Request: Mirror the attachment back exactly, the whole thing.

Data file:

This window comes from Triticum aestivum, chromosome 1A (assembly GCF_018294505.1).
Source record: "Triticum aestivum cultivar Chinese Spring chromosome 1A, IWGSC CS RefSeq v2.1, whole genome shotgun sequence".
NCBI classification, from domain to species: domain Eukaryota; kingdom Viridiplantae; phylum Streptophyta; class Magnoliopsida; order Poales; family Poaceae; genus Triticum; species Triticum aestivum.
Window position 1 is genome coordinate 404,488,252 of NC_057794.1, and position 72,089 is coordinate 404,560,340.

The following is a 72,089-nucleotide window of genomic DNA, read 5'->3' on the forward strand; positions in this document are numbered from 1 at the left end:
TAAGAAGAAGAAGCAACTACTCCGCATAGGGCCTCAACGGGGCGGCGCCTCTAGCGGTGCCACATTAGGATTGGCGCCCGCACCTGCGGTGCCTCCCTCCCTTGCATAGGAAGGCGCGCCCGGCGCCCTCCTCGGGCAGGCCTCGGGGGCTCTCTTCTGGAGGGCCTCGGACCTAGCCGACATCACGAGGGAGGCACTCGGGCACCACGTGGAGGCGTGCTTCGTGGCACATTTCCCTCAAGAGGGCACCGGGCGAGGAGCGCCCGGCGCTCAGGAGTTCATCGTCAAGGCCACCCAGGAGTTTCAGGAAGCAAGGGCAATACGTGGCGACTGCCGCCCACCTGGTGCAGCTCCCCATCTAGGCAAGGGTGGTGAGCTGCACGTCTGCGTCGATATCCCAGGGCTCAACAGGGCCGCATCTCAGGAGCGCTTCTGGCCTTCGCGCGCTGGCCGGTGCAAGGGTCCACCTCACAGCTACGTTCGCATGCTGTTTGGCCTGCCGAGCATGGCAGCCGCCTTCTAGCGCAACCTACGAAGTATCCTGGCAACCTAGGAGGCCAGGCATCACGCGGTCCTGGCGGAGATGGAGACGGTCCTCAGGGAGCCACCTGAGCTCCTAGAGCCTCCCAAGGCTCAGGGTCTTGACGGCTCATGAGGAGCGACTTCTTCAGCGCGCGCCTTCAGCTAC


This window comes from Triticum aestivum, chromosome 1A (assembly GCF_018294505.1).
Source record: "Triticum aestivum cultivar Chinese Spring chromosome 1A, IWGSC CS RefSeq v2.1, whole genome shotgun sequence".
NCBI classification, from domain to species: domain Eukaryota; kingdom Viridiplantae; phylum Streptophyta; class Magnoliopsida; order Poales; family Poaceae; genus Triticum; species Triticum aestivum.
Window position 1 is genome coordinate 404,488,252 of NC_057794.1, and position 72,089 is coordinate 404,560,340.

The following is a 72,089-nucleotide window of genomic DNA, read 5'->3' on the forward strand; positions in this document are numbered from 1 at the left end:
TAAGAAGAAGAAGCAACTACTCCGCATAGGGCCTCAACGGGGCGGCGCCTCTAGCGGTGCCACATTAGGATTGGCGCCCGCACCTGCGGTGCCTCCCTCCCTTGCATAGGAAGGCGCGCCCGGCGCCCTCCTCGGGCAGGCCTCGGGGGCTCTCTTCTGGAGGGCCTCGGACCTAGCCGACATCACGAGGGAGGCACTCGGGCACCACGTGGAGGCGTGCTTCGTGGCACATTTCCCTCAAGAGGGCACCGGGCGAGGAGCGCCCGGCGCTCAGGAGTTCATCGTCAAGGCCACCCAGGAGTTTCAGGAAGCAAGGGCAATACGTGGCGACTGCCGCCCACCTGGTGCAGCTCCCCATCTAGGCAAGGGTGGTGAGCTGCACGTCTGCGTCGATATCCCAGGGCTCAACAGGGCCGCATCTCAGGAGCGCTTCTGGCCTTCGCGCGCTGGCCGGTGCAAGGGTCCACCTCACAGCTACGTTCGCATGCTGTTTGGCCTGCCGAGCATGGCAGCCGCCTTCTAGCGCAACCTACGAAGTATCCTGGCAACCTAGGAGGCCAGGCATCACGCGGTCCTGGCGGAGATGGAGACGGTCCTCAGGGAGCCACCTGAGCTCCTAGAGCCTCCCAAGGCTCAGGGTCTTGACGGCTCATGAGGAGCGACTTCTTCAGCGCGCGCCTTCAGCTAC